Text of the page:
Dull green cafeteria tray. It’s lunch time, and the bell has only just rung. There is a clamor and a clatter of chairs scraping the floor, pushed back, the thud of heavy books sliding off desks, into hands, and into backpacks. Sneaker-toed shoes, rubber-soled shoes, stomping heavy footfalls. Metal lockers squeak open and slam shut. The cacophonous tick-tick-ticking of combinations being entered. I still have stress dreams about forgetting my just-learned locker combination on the first day of school, of being late – dismally late. Chatter raises to a din.
Carnival-type paper food trays holding chicken tenders and french fries or tater tots. Salt and grease is 90% of a teenage diet. There are chips, and soft pretzels, and pre-packaged cookies and brownies. The ladies behind the counter look old and tired, but jovial. Like maybe this is fulfilling for them to be here and feed these kids. And they are crucial, important to the public school ecosystem. It smells like lunch time, generic food smell. Like when someone uses the office microwave and it could be pasta or pork or enchiladas; You can’t be sure, but you know that it’s food and that it smells good and that you’re hungry now and want a bite of something.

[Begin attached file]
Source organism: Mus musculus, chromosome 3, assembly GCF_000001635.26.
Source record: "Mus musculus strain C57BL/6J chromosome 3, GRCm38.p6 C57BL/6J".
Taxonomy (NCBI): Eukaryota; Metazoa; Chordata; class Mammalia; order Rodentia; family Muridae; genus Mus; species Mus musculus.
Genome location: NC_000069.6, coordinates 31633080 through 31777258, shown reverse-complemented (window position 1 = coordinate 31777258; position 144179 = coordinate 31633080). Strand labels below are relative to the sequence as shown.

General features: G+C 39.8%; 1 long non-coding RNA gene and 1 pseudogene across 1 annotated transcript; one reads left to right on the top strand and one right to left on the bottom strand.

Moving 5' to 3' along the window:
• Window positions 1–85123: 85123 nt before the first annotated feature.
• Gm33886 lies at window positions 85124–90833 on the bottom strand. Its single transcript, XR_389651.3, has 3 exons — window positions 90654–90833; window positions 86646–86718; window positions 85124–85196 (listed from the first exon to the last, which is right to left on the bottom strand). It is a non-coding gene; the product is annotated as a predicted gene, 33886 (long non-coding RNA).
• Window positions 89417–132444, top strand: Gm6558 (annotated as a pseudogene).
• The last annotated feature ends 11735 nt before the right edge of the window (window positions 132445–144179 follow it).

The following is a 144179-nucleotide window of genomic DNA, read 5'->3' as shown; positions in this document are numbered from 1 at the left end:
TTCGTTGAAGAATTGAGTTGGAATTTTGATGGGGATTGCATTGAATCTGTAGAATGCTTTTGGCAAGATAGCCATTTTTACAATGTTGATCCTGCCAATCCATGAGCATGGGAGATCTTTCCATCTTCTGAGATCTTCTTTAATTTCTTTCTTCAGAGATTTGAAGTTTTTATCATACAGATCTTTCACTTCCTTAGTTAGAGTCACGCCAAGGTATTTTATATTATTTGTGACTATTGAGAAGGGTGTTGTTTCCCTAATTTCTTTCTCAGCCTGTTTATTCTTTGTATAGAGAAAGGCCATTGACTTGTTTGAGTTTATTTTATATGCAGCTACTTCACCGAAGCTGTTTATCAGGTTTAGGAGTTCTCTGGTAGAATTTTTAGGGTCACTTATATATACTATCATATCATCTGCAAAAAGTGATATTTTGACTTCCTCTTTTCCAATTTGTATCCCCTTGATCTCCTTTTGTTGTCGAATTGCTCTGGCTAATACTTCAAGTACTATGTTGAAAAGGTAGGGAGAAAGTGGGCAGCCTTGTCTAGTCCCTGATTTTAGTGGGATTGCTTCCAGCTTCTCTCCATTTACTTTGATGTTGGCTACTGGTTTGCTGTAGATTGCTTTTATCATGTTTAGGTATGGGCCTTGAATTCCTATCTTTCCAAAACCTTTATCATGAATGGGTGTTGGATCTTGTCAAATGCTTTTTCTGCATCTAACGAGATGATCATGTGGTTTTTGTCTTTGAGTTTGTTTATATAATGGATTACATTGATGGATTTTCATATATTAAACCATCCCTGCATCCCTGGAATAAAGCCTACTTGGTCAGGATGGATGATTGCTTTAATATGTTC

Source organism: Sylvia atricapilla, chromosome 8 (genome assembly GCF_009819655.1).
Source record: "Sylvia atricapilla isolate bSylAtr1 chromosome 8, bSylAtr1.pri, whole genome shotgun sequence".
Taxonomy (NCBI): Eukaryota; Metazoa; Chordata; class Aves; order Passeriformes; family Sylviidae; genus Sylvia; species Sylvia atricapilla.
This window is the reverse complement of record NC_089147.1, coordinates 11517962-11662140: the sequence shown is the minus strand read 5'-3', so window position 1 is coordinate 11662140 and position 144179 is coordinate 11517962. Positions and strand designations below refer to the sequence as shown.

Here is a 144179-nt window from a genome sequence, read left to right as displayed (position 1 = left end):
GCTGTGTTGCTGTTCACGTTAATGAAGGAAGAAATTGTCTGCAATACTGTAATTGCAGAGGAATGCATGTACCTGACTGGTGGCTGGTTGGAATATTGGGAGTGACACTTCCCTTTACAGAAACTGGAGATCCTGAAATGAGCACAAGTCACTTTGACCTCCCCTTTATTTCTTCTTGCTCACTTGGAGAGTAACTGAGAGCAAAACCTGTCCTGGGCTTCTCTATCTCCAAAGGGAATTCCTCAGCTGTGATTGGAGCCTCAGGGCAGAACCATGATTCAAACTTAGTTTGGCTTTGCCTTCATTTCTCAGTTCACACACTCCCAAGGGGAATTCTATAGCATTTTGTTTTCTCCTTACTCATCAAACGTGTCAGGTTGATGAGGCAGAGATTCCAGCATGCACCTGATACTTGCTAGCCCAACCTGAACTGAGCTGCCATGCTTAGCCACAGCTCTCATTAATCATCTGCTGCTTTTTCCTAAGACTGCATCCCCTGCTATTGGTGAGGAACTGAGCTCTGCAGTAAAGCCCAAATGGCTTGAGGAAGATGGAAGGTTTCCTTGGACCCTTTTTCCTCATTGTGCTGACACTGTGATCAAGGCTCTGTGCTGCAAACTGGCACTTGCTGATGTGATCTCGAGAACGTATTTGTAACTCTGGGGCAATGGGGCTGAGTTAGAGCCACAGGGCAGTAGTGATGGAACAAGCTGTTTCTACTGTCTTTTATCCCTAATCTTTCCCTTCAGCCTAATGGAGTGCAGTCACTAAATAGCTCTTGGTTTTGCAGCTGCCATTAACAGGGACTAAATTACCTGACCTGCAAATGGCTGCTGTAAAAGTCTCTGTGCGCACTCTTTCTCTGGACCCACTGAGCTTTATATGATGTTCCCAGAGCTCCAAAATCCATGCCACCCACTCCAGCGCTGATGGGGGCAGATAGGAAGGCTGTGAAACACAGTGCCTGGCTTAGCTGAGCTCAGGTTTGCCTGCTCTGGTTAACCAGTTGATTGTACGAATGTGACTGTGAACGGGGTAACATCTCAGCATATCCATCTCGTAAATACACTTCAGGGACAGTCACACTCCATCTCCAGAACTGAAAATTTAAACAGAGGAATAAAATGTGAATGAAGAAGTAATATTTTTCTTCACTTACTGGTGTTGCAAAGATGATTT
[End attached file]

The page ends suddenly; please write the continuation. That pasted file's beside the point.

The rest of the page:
After lunch, the trays get put on top of the flat-top garbage can for cleaning and collecting later. The bell rings. The din intensifies, metal locker clatter again, the shuffling of feet before silence. And the overflowing garbage can sags as an empty Cheetos bag floats down from the top. It gets picked up by the janitor as he begins to clean the area. He does so without complaint. Like he is happy to be here and it is his duty. Mops and spray bottles come out. All these little worker bees, working behind the scene, beyond the children’s knowledge. Is all life between the ages of 0 and 18 traumatic? I often wonder that. Like, everything is so new always all the time, and changing and different and intense. Does it matter how you were raised? Doesn’t it all suck? I don’t miss high school, but sometimes it feels like it’s 90% of my memory. And I think back and reflect that it was all so different all those years ago, when I was freshman in 2005 and thought that this building is my world. I could never have imagined where it would take me.